Creative Writing Workshop Lesson 3: Building Strong Characters

Grade Levels
6th - 12th, Adult Education
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26 pages
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  1. Hi! I'm Livia Blackburne, author of the NY Times bestselling young adult novel Midnight Thief. In July of 2015, I ran a week long creative writing camp for middle and high school students. We had a ton of fun, and the students wrote some great short stories and novellas! After the camp, I revised my
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Created by a NY Times Bestselling Author!

Lesson three is about characterization. Students learn the tips and tricks that make a well rounded character. Through brainstorming exercises, mock interviews, and character autobiographies, students develop their main character's life experience and personality. Then after they've nailed down their protagonist, students explore how supporting characters complement and challenge the protagonist. Finally, students learn about the ways in which characters grow and change throughout a story.

This workshop is part of a multi-installment series on creative writing, but it can also stand alone. The writing exercises do assume that the students already have some idea of the story they wish to write. The idea doesn't have to be well developed, since the writing exercises are designed to help them develop it further. That said, if students need help coming up with something, I recommend the preceding unit Freewriting and Idea Generation.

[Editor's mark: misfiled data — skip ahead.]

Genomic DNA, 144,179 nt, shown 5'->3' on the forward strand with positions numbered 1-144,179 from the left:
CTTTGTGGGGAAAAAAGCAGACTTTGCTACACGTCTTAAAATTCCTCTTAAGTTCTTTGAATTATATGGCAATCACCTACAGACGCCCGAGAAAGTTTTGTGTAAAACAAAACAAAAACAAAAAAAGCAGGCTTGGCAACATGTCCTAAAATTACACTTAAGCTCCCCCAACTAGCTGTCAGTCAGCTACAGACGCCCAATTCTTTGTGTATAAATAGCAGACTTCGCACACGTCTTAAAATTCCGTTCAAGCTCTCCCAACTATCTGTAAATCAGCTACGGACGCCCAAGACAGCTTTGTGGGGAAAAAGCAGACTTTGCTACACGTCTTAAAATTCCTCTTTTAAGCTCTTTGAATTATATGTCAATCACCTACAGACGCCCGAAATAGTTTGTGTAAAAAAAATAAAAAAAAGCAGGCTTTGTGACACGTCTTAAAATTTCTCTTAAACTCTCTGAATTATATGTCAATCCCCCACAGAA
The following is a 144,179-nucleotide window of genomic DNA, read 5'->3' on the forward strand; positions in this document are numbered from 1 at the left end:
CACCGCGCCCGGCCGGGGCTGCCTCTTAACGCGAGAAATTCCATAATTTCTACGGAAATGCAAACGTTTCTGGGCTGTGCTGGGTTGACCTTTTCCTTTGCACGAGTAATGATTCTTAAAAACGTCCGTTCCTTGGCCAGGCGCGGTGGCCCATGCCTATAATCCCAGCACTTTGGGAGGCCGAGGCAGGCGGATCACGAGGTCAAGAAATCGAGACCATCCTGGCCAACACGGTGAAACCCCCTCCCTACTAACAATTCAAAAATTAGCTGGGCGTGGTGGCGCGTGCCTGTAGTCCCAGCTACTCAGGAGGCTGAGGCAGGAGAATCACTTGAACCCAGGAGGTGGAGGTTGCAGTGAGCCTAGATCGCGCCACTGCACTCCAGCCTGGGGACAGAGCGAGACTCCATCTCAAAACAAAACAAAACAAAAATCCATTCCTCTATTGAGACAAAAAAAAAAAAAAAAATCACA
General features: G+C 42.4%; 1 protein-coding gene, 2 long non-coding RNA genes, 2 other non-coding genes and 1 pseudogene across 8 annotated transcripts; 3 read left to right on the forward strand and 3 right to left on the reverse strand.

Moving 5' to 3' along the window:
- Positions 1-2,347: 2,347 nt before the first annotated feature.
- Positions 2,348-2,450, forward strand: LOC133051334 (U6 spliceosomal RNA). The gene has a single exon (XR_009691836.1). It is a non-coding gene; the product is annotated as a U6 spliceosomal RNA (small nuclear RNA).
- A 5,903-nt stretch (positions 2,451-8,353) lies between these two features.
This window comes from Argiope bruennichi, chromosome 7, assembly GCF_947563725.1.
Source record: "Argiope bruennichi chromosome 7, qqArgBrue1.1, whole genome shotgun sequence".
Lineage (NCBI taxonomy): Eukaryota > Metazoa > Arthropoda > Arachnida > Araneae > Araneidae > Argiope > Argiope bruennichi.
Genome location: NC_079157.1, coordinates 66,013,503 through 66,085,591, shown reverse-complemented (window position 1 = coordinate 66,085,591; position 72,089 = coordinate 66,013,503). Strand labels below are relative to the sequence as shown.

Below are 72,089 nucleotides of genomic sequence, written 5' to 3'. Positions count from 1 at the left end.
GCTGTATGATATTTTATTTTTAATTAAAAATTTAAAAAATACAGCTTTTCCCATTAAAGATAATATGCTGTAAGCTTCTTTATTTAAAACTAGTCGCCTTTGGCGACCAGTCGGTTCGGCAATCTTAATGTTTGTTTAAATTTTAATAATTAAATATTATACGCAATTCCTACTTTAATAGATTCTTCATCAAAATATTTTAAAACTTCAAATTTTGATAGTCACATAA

Teaching time depends on the amount of time allotted to writing exercises but will probably range between 90 minutes to 2 hours. Some knowledge of Harry Potter is helpful, as several examples are pulled from that world.

Or check out individual units below. (The first one is free!)

1) Introduction to Storytelling (Free download)
2) Freewriting and Idea Generation
3) Building Strong Characters
4) Plot
5) Setting and Description
6) Revision
7) Book Cover Design
Total Pages
26 pages
Answer Key
Teaching Duration
2 hours
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to see state-specific standards (only available in the US).
Describe how a particular story’s or drama’s plot unfolds in a series of episodes as well as how the characters respond or change as the plot moves toward a resolution.
Determine the meaning of words and phrases as they are used in a text, including figurative and connotative meanings; analyze the impact of a specific word choice on meaning and tone.
Explain how an author develops the point of view of the narrator or speaker in a text.
Analyze how particular elements of a story or drama interact (e.g., how setting shapes the characters or plot).
Analyze how an author develops and contrasts the points of view of different characters or narrators in a text.


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